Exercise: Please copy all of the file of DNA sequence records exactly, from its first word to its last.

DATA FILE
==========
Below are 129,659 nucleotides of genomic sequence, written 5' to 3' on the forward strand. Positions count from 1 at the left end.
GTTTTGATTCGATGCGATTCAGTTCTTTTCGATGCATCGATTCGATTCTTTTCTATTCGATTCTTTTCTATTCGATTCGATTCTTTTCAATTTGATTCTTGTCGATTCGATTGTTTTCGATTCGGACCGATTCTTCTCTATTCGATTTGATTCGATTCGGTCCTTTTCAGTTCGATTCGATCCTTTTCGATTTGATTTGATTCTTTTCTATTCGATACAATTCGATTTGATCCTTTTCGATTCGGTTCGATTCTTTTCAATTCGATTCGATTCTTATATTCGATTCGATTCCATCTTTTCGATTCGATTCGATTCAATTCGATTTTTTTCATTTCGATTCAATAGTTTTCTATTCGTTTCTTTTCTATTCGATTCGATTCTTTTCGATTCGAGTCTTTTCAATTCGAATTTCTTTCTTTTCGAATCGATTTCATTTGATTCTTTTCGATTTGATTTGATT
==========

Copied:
Below are 129,659 nucleotides of genomic sequence, written 5' to 3' on the forward strand. Positions count from 1 at the left end.
GTTTTGATTCGATGCGATTCAGTTCTTTTCGATGCATCGATTCGATTCTTTTCTATTCGATTCTTTTCTATTCGATTCGATTCTTTTCAATTTGATTCTTGTCGATTCGATTGTTTTCGATTCGGACCGATTCTTCTCTATTCGATTTGATTCGATTCGGTCCTTTTCAGTTCGATTCGATCCTTTTCGATTTGATTTGATTCTTTTCTATTCGATACAATTCGATTTGATCCTTTTCGATTCGGTTCGATTCTTTTCAATTCGATTCGATTCTTATATTCGATTCGATTCCATCTTTTCGATTCGATTCGATTCAATTCGATTTTTTTCATTTCGATTCAATAGTTTTCTATTCGTTTCTTTTCTATTCGATTCGATTCTTTTCGATTCGAGTCTTTTCAATTCGAATTTCTTTCTTTTCGAATCGATTTCATTTGATTCTTTTCGATTTGATTTGATT